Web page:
I have seen hills on which lay the clear unclouded sky, making them blue as itself. I have gazed on those beautiful far-receding valleys — as the valley of the Rhone — when they have appeared to collect and retain the azure ether. They were full of Heaven. …I have observed that the twilight, so grateful to the plain, is mortal to the mountain. It craves light — it lifts up its great chalice for light — THIS GREAT FLOWER is the first to close, to fade, at the withdrawal of the sun. It stretches up to heaven seeking light; it cannot have too much — under the strongest beam it never droops — its brow is never dazzled.
…How like a ruined Heaven is this earth! Nay, is it not more beautiful for being a ruin? . . . I lie ROCKING IN A BOAT midway between Vevay and Lausanne. On the opposite coast are the LOW PURPLE HILLS crouching beside the lake. But there, to the left, what an ethereal structure of cloud and snowy mountain is revealed to me! What a creation of that spirit of beauty which works its marvels in the unconscious earth! The Alps here, while they retain all the aerial effect gathered from distance, yet seem to arise from the very margin of the lake. The whole scene is so ethereal, yon fear to look aside, lest when you look again IT MAY HAVE VANISHED like a vision of the clouds.
And why should THESE LITTLE BOATS, with their tall triangular sails, which GLIDE SO GRACEFULLY OVER THE WATER, be forgotten? The sail, though an artifice of man, is almost always in harmony with nature.. . . .

P. 303:  [Letter] To Miss Mary Wrench. Zermatt, June 18, 1862.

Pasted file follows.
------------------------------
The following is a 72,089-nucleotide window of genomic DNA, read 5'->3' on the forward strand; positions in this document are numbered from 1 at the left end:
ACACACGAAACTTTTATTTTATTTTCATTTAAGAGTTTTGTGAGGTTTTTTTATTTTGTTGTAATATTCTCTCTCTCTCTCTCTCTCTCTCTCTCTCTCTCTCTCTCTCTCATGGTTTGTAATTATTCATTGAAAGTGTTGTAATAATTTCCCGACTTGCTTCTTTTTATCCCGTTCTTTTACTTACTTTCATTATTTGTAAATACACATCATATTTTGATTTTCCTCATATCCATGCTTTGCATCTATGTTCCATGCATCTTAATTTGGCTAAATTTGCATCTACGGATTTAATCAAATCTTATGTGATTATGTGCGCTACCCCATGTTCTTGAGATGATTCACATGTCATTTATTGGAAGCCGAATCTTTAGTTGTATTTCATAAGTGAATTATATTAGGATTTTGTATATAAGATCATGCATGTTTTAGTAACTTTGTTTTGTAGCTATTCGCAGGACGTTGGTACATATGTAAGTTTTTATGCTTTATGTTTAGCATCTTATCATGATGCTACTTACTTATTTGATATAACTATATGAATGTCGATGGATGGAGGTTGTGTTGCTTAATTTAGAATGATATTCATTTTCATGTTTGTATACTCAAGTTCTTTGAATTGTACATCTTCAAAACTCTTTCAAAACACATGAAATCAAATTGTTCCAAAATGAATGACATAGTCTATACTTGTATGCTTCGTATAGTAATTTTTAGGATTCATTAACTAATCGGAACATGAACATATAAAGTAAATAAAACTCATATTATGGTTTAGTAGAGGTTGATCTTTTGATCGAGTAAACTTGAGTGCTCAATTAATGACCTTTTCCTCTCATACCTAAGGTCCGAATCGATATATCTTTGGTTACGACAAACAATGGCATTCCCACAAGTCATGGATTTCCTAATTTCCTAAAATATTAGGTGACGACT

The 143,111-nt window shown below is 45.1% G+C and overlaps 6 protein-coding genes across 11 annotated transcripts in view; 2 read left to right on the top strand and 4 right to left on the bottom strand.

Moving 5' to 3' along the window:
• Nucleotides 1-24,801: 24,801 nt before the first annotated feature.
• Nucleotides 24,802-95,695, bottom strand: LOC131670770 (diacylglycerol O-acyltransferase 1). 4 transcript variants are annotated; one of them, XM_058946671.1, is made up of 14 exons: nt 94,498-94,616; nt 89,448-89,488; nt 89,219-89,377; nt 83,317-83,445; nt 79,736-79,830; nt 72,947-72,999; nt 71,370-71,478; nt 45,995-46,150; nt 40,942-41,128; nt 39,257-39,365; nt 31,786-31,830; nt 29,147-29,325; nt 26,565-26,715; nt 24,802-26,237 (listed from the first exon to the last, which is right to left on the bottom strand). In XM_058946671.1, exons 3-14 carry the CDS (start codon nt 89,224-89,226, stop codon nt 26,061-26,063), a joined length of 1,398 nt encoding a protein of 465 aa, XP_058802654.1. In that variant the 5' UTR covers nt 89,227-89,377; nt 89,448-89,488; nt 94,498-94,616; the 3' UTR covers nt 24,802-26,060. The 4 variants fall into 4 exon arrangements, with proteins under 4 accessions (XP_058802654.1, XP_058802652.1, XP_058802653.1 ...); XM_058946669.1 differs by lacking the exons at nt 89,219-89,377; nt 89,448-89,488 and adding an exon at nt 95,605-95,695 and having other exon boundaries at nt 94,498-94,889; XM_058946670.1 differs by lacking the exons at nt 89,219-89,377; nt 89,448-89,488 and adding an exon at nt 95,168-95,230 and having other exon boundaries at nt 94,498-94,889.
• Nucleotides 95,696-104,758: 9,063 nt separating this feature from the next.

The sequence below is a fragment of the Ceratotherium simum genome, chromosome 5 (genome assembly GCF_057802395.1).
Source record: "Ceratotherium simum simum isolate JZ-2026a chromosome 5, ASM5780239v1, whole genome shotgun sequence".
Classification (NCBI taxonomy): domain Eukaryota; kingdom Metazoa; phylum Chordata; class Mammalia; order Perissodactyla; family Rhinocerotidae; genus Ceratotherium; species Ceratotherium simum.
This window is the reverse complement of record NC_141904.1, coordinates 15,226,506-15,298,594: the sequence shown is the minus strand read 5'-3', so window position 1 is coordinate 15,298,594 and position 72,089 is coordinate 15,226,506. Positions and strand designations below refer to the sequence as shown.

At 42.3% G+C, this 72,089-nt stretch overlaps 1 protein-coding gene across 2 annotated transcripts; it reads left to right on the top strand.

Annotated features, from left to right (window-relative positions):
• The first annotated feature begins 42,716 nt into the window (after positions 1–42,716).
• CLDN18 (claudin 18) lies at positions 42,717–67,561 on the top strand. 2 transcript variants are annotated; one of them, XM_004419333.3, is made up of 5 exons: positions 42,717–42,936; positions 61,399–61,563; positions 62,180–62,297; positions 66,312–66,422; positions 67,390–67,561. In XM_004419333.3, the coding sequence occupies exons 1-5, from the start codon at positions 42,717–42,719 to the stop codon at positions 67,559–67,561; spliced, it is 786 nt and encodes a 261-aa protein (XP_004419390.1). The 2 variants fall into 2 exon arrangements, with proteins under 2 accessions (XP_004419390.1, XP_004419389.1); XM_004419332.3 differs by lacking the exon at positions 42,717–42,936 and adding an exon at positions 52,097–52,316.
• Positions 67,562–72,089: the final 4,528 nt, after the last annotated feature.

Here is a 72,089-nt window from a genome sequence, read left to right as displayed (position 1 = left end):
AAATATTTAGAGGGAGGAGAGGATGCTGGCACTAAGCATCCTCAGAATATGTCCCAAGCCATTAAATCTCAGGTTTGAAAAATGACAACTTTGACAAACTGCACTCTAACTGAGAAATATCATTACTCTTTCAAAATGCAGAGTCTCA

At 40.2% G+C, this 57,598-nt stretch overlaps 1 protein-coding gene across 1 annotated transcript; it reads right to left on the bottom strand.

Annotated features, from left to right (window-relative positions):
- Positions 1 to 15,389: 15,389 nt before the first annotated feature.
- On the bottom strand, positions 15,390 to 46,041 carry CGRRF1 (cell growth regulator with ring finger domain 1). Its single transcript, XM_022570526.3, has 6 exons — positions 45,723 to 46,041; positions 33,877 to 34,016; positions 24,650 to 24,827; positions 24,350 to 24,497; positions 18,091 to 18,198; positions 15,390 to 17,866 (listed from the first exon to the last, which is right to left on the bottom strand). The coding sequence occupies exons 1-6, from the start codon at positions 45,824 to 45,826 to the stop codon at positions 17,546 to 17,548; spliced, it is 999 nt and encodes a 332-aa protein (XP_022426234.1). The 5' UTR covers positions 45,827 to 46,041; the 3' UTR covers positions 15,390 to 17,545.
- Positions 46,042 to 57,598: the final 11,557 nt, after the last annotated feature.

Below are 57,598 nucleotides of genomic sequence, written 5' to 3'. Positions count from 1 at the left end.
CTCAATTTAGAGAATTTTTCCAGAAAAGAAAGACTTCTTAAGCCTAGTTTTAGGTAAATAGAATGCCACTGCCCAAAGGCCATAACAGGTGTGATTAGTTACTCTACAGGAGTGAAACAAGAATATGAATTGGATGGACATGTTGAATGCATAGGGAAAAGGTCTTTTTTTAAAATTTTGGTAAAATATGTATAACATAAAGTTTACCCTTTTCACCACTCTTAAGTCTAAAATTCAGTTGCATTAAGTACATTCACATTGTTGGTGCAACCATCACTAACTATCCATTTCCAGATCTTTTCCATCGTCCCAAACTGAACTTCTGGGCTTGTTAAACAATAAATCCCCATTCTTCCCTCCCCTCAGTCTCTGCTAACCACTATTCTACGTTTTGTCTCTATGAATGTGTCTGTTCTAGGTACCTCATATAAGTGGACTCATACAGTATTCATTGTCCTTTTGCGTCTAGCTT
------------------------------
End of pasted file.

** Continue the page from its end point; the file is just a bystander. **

This is the place of places! No mountain that I ever saw equals the Matterhorn in his hold over one's mind. Read about him, I beg, in Murray. How he rears himself up — how when the CLOUDS come round him it takes your breath away every time that he emerges to find that HIS HEAD CAN INDEED BE THERE SO INCREDIBLY HIGH! . . . On our way here, at Visp, I heard as I believed pouring rain all night, but did not like to get up and verify, fearing to disturb William. At five we were up. It was the river, not the rain, I had heard; CLOUDS were rising; guides promised fine weather. We were in our saddles at seven. How you would have enjoyed it! I soon lost all sense of nervousness, and indeed there is nothing to be the least nervous about. I love precipices, and to stretch out my arms over a gorge with a torrent at the bottom. The nine hours' ride was one ECSTASY of enjoyment; the day perfect, the horse an angel the saddle an arm-chair. Murray gives one no idea of the grandeur of the scenery the whole way to Zermatt. What with perpendicular and RICHLY COLORED rocks, hills WOODED sometimes to their tops, and overlooked by one white summit after another, the river roaring far below, the FLOWERS BY THE WAYSIDE, the butterflies that crossed one's path; what with the grandeur and the beauty, and all of it " REFLECTED FROM THE EYES that one loves," I may say life culminated that day. And yet the next was I think better, for William was in my room at five, wild with spirits, feeling the air gives him new life, and wanting instantly to be off on another expedition. Accordingly off we set to the Schwarzsee (read about it) and oh, the glory of Monte Rosa, cloudless to the summit, and THE FAIRY BEAUTY OF THE FLOWERS! Coming down, we got WRAPPED IN CLOUDS. I liked to see them rising like smoke, so rapidly out of the valley, veiling the mountains, then ALL MELTING AWAY SUDDENLY. I would not have been without them, though it was very cold. I have got to like the feeling of going up-stairs on horseback. We had one of the sweet fellows who brought us over the day before, and a lovely youth of eighteen as guide. Fuchs (such was the dear horse's name) wriggled so delightfully up great slabs of rock! There was no one in the great hotel but an American Congregational minister and his wife and child — he a remarkably handsome young man in delicate health, she healthy and kindly looking, WITH LOVING EYES, and a quite caressing smile. What walks we had Saturday and Sunday, what snow mountains we saw — the Twins and the Lyskamm (ALMOST AS HIGH as Monte Rosa), towering above the beautiful Gorner Glacier, and a fringe of fir-trees for foreground, and SUCH A SKY! And then think what it is to see William wild with health and mirth, and full of THE MOST BEWITCHING CONCEPTIONS. We have walked every day in spite of the weather, which broke up on Monday. Tuesday we went to see the river Visp break out of its icy cradle, so weird and grand and desolate, with the mist of rain hanging round….” END QUOTE